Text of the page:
And that’s something I can get behind. In real life.

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The Cotopaxi Libre Sweater Kickstarter campaign ends in 10 days! 

Written in partnership with:

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This post was created in partnership with Cotopaxi. As always, we pride ourselves on only teaming up with companies we really dig and respect. If you’re interested in working with Dirtbag Darling, please visit our Contact Page!

The post The Best Things: Cotopaxi Libre Sweater appeared first on Dirtbag Darling.

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thatsmylastwish: Alethatsmylastwish: Alex Puccio

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Thankfully, climbingThankfully, climbing’s soul is hard to kill, and it still burns bright in people such as Brette Harrington, a climber who you may have never even heard about.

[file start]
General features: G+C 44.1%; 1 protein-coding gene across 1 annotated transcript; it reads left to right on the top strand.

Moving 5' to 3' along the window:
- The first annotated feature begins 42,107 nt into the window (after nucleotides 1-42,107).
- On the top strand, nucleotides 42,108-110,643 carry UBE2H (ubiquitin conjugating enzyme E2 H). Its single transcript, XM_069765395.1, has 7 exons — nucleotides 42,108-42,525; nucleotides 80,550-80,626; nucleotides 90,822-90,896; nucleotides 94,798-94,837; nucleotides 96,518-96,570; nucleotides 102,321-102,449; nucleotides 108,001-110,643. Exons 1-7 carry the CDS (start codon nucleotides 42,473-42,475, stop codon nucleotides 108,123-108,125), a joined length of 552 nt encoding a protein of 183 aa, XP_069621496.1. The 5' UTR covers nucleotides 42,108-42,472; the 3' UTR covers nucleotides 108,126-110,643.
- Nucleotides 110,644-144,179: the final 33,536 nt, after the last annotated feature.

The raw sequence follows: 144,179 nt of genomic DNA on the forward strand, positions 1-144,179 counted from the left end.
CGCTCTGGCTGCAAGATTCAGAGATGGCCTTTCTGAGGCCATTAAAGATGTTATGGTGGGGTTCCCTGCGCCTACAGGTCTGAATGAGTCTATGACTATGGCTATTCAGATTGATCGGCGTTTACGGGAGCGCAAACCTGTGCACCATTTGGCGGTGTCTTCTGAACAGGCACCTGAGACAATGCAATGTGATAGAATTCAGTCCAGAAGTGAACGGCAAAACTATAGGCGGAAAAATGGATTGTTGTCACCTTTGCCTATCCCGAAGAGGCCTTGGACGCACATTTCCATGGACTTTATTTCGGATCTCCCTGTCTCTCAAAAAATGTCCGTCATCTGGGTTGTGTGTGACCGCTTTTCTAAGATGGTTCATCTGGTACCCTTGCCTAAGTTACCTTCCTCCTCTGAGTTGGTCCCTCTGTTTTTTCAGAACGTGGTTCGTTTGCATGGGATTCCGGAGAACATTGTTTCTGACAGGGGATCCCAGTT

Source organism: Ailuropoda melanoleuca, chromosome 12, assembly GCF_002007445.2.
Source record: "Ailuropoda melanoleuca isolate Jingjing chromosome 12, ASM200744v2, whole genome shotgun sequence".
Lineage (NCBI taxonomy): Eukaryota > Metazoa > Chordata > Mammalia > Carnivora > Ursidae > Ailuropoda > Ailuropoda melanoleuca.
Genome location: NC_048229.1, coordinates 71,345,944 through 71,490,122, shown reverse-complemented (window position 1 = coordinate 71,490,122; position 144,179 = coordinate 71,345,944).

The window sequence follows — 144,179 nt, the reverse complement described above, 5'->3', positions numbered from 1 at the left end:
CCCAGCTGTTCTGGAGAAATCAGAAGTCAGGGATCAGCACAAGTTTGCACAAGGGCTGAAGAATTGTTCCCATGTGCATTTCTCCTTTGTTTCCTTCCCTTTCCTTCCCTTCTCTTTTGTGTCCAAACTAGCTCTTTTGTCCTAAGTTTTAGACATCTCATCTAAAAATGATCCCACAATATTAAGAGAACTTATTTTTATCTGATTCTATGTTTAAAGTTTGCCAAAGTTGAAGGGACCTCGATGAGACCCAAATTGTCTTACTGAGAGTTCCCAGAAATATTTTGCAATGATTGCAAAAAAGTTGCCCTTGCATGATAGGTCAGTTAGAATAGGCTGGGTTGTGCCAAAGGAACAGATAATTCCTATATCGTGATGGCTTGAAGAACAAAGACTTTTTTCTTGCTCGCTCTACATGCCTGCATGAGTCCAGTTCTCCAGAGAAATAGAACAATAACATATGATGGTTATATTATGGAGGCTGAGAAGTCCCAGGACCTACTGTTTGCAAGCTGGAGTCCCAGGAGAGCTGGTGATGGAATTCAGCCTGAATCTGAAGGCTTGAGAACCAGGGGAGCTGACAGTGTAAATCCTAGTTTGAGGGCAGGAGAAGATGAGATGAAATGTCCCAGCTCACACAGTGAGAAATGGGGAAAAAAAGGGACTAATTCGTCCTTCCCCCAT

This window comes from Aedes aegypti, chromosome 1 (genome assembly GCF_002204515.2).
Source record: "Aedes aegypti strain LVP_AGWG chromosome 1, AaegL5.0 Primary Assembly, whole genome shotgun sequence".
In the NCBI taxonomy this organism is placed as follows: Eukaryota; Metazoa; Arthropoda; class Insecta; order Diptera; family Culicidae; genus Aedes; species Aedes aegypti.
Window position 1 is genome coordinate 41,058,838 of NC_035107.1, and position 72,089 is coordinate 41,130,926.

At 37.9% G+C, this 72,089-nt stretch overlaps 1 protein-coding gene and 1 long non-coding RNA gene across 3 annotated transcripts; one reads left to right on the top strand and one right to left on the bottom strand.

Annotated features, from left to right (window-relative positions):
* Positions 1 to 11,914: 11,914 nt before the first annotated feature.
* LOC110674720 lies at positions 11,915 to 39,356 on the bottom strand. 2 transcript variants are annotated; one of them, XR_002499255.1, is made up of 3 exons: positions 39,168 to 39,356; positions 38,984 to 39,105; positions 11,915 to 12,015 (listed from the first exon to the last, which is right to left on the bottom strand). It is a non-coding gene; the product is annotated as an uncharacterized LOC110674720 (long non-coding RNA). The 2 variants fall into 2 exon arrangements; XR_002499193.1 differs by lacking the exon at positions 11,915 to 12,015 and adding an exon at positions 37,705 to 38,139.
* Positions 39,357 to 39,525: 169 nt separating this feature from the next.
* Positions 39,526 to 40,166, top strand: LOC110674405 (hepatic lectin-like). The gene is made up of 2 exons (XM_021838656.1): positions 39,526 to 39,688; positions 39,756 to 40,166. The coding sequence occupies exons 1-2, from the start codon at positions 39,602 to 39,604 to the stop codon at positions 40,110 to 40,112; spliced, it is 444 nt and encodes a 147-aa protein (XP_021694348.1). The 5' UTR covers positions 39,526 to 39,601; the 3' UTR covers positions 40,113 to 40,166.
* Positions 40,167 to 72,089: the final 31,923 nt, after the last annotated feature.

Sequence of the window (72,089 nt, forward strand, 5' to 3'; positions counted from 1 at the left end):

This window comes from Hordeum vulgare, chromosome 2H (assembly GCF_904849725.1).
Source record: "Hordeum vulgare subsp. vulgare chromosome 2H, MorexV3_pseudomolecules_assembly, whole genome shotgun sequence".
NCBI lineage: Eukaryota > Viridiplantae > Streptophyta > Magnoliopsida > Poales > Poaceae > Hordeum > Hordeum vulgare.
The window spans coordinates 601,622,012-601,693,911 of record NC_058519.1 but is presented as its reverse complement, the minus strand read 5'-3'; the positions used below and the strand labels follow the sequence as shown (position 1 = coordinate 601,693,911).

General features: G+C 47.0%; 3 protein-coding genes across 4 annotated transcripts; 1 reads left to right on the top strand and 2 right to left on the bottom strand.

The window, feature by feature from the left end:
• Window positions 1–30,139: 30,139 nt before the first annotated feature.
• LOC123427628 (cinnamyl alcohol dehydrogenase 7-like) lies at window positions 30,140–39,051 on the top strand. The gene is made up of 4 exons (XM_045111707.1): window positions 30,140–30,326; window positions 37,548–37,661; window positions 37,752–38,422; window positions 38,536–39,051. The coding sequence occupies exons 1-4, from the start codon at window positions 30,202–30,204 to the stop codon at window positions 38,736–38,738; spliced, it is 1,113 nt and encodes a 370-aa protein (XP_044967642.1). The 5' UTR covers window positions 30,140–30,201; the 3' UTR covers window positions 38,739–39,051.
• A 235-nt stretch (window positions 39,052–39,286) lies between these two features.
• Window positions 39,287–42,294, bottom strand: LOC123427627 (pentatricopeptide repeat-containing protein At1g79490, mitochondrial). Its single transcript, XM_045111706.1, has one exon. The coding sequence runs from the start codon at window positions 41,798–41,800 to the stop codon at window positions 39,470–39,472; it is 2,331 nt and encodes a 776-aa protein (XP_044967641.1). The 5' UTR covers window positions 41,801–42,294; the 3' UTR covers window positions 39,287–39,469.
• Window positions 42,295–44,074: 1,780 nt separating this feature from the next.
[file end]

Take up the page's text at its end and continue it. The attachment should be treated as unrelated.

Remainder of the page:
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Stay wild.

Stay wild.

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I’m keeping my political opinions private :)

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So many damn canyons - I’ll probably die trying to explore...

So many damn canyons - I’ll probably die trying to explore all of Utah in my lifetime … or realistically of a heart attack with one hand down my pants and the other clutching a corn dog I’ve been dipping in ranch dressing.